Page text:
The Handbook provides an essential resource at the interface of Genomics, Health and Society, and forms a crucial research tool for both new students and established scholars across biomedicine and social sciences. Building from and extending the first Routledge Handbook of Genetics and Society, the book offers a comprehensive introduction to pivotal themes within the field, an overview of the current state of the art knowledge on genomics, science and society, and an outline of emerging areas of research.

Key themes addressed include the way genomic based DNA technologies have become incorporated into diverse arenas of clinical practice and research whilst also extending beyond the clinic; the role of genomics in contemporary ‘bioeconomies’; how challenges in the governance of medical genomics can both reconfigure and stabilise regulatory processes and jurisdictional boundaries; how questions of diversity and justice are situated across different national and transnational terrains of genomic research; and how genomics informs – and is shaped by – developments in fields such as epigenetics, synthetic biology, stem cell, microbial and animal model research.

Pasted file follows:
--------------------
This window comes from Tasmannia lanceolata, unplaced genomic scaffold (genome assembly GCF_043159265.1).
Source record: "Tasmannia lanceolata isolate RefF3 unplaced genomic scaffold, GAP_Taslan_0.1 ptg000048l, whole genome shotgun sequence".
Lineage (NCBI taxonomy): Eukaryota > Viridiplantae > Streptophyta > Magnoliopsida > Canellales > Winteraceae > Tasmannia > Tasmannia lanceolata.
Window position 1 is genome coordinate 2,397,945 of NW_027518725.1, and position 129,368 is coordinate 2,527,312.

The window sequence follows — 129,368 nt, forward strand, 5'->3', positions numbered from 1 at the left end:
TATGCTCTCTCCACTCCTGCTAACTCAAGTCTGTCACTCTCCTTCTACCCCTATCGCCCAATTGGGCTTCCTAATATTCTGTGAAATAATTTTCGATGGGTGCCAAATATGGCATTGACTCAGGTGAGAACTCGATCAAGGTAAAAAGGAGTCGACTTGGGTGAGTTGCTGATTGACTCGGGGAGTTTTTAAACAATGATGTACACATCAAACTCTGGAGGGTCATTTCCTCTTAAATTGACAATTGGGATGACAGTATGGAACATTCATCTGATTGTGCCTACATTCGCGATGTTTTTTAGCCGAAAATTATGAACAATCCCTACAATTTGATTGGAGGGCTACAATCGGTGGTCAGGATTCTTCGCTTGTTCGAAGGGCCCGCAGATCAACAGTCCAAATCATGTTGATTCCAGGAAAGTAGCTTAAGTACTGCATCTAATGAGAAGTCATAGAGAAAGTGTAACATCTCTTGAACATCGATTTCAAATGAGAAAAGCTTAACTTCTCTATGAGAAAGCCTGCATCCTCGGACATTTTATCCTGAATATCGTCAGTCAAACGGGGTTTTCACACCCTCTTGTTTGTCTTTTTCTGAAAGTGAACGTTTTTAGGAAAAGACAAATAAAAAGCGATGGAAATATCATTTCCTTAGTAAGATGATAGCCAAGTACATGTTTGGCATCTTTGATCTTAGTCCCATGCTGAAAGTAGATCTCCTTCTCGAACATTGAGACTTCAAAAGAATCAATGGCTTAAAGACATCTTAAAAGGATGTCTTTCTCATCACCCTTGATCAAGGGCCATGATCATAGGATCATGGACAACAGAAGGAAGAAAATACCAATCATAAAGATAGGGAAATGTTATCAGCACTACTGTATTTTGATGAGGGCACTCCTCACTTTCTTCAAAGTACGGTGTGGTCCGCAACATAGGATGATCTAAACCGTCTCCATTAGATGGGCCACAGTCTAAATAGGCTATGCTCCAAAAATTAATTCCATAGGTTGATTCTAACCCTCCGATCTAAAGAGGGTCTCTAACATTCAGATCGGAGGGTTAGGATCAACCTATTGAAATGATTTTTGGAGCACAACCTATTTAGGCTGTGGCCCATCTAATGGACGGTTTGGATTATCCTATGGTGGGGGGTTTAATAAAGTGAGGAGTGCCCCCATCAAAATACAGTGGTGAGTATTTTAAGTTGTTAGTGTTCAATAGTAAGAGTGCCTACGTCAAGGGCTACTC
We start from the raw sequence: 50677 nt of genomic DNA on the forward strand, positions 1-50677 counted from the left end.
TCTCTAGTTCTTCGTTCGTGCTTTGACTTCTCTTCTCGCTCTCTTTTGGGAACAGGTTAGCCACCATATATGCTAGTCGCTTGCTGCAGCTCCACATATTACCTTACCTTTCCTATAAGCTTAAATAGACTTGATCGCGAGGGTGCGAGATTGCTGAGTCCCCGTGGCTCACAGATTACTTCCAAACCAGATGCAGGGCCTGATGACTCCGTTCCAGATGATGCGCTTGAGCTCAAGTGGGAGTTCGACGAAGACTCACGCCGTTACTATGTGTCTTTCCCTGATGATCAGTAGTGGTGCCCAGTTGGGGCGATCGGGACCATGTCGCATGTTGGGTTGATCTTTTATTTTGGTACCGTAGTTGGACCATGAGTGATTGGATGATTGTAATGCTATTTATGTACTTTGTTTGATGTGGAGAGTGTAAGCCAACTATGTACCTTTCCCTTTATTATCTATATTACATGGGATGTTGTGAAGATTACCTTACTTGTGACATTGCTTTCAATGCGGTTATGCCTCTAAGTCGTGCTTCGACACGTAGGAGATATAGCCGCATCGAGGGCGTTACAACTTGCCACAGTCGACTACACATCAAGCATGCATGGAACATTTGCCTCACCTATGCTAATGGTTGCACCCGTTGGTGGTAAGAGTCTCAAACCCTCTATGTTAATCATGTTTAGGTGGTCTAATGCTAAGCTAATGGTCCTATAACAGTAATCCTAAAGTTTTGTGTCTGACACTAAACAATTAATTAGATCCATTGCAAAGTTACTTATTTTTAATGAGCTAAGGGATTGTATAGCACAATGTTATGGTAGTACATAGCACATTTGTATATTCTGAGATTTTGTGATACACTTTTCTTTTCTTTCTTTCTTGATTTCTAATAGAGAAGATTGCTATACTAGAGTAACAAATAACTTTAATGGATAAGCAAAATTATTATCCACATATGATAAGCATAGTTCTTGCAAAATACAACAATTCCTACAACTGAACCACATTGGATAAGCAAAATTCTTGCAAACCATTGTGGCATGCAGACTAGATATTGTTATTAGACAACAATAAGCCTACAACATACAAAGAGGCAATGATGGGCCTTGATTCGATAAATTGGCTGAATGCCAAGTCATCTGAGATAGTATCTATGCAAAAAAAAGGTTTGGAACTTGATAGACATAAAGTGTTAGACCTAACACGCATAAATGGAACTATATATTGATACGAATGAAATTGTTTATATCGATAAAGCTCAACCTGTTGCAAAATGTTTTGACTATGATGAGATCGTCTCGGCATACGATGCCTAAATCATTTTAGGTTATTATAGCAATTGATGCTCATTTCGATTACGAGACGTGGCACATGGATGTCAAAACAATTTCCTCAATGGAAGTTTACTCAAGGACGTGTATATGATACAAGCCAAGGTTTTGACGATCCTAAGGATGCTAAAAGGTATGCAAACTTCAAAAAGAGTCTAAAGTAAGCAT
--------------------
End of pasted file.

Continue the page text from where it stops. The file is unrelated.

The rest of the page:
Chapters 13 and 28 of this book are freely available as downloadable Open Access PDFs at https://www.taylorfrancis.com, under a Creative Commons Attribution-Non Commercial-No Derivatives (CC-BY-NC-ND) 4.0 license. 


part II|62 pages

Genomic technologies in the bioeconomy

chapter 8|7 pages


chapter 9|8 pages

Limits to biocapital

chapter 10|8 pages

Gendered bioeconomies

chapter 12|9 pages

Neoliberalism on drugs

Genomics and the political economy of medicine

chapter 13|9 pages

The value of the imagined biological in policy and society

Somaticizing and economizing British subject(ivitie)s

chapter 14|9 pages

Responsible research and innovation

part IV|59 pages

Diversity and justice

part V|70 pages

Crossing boundaries